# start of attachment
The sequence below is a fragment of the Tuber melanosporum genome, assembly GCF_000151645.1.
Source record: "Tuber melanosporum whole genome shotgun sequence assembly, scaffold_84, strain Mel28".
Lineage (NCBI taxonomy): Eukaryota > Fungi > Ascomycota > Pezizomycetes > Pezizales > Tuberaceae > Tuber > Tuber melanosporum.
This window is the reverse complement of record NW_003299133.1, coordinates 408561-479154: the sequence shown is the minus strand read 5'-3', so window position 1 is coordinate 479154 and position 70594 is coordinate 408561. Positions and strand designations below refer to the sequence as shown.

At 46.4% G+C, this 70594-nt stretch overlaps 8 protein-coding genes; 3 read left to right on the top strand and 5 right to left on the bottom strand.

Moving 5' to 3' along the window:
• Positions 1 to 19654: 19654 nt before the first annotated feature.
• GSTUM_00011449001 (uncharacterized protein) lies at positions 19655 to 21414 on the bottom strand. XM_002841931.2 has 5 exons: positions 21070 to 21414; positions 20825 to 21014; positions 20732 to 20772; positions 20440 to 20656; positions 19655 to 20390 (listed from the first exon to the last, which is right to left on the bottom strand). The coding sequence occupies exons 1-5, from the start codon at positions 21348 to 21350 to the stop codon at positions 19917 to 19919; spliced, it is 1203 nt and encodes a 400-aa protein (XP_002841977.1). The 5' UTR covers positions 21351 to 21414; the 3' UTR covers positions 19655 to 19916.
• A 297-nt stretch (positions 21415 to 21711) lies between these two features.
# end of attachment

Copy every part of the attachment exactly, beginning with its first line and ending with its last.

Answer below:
The sequence below is a fragment of the Tuber melanosporum genome, assembly GCF_000151645.1.
Source record: "Tuber melanosporum whole genome shotgun sequence assembly, scaffold_84, strain Mel28".
Lineage (NCBI taxonomy): Eukaryota > Fungi > Ascomycota > Pezizomycetes > Pezizales > Tuberaceae > Tuber > Tuber melanosporum.
This window is the reverse complement of record NW_003299133.1, coordinates 408561-479154: the sequence shown is the minus strand read 5'-3', so window position 1 is coordinate 479154 and position 70594 is coordinate 408561. Positions and strand designations below refer to the sequence as shown.

At 46.4% G+C, this 70594-nt stretch overlaps 8 protein-coding genes; 3 read left to right on the top strand and 5 right to left on the bottom strand.

Moving 5' to 3' along the window:
• Positions 1 to 19654: 19654 nt before the first annotated feature.
• GSTUM_00011449001 (uncharacterized protein) lies at positions 19655 to 21414 on the bottom strand. XM_002841931.2 has 5 exons: positions 21070 to 21414; positions 20825 to 21014; positions 20732 to 20772; positions 20440 to 20656; positions 19655 to 20390 (listed from the first exon to the last, which is right to left on the bottom strand). The coding sequence occupies exons 1-5, from the start codon at positions 21348 to 21350 to the stop codon at positions 19917 to 19919; spliced, it is 1203 nt and encodes a 400-aa protein (XP_002841977.1). The 5' UTR covers positions 21351 to 21414; the 3' UTR covers positions 19655 to 19916.
• A 297-nt stretch (positions 21415 to 21711) lies between these two features.